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Chest. 1998 Jun;113(6):1522-5.

Additional information from percutaneous cutting needle biopsy following fine-needle aspiration in the diagnosis of chest lesions.

Author information

1
Department of Pulmonary Medicine, Tel-Aviv Medical Center, Sackler Faculty of Medicine, Tel-Aviv University, Israel.

Abstract

OBJECTIVE:

To determine the contribution of percutaneous cutting needle biopsy (PNB) subsequent to fine-needle aspiration (FNA) in the diagnosis of chest lesions.

DESIGN:

A retrospective review of 220 patients who underwent CT-guided FNA followed immediately by PNB performed at our center between 1988 and 1995 was undertaken. Thirty-eight patients were excluded because FNA and/or PNB specimens were nondiagnostic, yielding a study group of 182 patients.

RESULTS:

A diagnosis of malignancy was made in 141 (77.5%) and nonmalignancy in 41 (22.5%) cases. The yield of histospecific diagnosis due to FNA was marginally higher than PNB in malignant lesions (86.5% vs 78%, respectively). In contrast, PNB was superior to FNA for the histospecific diagnosis of benign lesions (87.8% for PNB vs 31.7% for FNA, p<0.00001) and lymphomas (88% for PNB vs 56% for FNA, p<0.05). In 58.8% of the patients with benign lesions and in 37.5% of the patients with lymphoma, PNB performances altered clinical management, either by avoiding further surgery or allowing specific medical treatment. Pneumothorax occurred in 24.7% of the cases but only five patients (2.7%) required hospitalization.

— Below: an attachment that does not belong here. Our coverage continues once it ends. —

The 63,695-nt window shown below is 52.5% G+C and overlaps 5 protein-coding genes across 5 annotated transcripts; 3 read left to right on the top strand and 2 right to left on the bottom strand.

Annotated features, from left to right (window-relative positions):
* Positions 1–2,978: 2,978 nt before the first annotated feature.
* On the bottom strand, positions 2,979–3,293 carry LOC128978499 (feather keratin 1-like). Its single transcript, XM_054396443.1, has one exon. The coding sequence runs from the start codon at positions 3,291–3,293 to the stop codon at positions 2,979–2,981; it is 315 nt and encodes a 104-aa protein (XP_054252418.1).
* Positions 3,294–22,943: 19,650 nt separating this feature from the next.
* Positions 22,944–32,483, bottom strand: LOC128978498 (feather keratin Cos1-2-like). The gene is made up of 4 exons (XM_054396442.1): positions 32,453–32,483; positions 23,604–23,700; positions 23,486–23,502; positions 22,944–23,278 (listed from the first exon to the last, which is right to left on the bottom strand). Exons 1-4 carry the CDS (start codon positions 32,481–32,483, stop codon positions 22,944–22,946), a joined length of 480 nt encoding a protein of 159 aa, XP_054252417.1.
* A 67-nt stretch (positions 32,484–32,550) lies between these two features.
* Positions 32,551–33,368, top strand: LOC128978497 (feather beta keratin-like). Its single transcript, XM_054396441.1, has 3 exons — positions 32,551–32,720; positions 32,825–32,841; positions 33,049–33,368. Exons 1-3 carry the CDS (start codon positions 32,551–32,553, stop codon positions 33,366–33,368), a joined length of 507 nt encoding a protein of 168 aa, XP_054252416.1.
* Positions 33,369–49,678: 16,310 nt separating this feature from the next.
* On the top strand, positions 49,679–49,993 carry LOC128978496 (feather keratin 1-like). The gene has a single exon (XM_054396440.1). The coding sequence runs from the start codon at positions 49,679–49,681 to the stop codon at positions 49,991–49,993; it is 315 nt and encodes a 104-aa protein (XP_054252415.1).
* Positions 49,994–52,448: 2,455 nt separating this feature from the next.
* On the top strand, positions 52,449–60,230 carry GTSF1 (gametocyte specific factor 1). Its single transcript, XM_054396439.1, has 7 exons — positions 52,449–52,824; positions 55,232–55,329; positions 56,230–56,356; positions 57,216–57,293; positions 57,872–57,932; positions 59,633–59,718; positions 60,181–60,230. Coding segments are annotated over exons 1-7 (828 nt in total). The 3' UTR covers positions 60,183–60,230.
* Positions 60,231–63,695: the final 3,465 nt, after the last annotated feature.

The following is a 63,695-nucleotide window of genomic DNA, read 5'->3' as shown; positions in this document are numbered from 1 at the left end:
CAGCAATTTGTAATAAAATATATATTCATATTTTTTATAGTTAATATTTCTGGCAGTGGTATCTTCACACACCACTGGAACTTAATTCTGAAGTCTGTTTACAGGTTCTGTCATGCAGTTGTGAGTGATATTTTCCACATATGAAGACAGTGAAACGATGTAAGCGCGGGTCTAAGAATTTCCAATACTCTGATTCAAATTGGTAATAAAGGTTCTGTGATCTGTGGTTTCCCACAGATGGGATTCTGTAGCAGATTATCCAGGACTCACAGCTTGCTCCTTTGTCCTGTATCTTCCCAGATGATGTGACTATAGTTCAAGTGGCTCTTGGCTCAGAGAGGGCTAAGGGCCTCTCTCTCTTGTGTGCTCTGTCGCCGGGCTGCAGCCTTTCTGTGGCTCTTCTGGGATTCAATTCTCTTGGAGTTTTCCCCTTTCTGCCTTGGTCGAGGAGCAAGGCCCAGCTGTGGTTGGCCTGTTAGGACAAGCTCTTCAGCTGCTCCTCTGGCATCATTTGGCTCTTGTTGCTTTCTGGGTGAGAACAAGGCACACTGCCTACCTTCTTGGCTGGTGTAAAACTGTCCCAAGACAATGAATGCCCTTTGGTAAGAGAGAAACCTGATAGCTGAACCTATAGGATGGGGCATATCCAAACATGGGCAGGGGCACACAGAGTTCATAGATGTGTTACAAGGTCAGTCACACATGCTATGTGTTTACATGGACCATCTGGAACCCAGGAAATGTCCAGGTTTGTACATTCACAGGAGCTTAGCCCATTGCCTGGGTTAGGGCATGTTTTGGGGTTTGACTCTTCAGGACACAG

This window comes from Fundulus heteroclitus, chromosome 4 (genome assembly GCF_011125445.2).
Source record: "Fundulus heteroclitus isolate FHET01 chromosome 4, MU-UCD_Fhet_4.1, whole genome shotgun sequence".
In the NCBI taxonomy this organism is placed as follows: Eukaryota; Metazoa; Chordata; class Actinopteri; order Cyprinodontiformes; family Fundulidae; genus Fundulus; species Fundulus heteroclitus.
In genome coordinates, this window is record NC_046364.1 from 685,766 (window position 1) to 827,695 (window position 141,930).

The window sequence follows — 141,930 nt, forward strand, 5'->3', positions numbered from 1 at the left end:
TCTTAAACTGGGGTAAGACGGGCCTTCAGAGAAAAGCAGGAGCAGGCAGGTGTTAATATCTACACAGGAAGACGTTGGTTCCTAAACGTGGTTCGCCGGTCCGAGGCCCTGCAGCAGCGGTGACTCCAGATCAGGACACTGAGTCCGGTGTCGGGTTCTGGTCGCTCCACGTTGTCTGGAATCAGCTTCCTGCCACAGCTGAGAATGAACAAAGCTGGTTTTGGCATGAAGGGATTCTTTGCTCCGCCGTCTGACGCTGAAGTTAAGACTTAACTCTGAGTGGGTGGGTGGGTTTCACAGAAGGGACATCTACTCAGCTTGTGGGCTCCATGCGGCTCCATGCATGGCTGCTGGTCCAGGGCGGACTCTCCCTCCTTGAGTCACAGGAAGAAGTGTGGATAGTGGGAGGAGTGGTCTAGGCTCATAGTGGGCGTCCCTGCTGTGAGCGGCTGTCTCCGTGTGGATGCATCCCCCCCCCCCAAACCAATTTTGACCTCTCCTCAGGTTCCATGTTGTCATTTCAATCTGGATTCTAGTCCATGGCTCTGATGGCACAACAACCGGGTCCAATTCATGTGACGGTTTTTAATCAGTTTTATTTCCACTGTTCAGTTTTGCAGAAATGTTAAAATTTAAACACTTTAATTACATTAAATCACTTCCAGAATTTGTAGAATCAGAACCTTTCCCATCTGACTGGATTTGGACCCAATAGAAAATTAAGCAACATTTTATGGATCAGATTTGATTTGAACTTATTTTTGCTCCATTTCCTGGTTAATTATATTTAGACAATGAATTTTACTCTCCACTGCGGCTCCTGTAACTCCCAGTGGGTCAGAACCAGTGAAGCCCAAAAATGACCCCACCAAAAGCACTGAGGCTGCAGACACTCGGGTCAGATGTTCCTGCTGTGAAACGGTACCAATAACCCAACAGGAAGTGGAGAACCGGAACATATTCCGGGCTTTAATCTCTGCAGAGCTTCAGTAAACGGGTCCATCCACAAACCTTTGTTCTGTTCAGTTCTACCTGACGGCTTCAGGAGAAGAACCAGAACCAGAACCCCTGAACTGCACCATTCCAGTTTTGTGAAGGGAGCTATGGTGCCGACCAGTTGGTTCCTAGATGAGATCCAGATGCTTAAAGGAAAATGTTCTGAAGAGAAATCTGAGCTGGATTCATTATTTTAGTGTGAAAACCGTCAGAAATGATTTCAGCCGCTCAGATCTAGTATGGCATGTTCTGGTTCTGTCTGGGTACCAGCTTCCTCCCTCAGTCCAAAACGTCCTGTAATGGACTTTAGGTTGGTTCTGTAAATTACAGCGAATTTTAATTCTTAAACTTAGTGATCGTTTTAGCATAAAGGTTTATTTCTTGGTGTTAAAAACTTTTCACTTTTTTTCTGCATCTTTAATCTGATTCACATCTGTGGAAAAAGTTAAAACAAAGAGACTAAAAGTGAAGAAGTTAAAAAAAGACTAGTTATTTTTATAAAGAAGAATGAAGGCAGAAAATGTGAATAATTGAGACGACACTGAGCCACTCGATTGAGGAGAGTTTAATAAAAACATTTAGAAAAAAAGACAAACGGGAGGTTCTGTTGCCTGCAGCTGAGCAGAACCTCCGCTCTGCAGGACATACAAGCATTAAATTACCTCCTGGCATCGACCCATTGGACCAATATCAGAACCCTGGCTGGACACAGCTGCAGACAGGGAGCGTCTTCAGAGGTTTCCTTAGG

CONCLUSION:

PNB is extremely effective for making a specific diagnosis in benign lesions compared with FNA. PNB does not increase the yield of histospecific diagnosis for malignant lesions except for the subset of lymphoma, where it seems to provide important additional information in many instances. We recommend that FNA be performed as the initial procedure, followed by PNB in cases of equivocal diagnosis of carcinoma, for lymphoma and for suspected benign lesions.

PMID:
9631788
[Indexed for MEDLINE]

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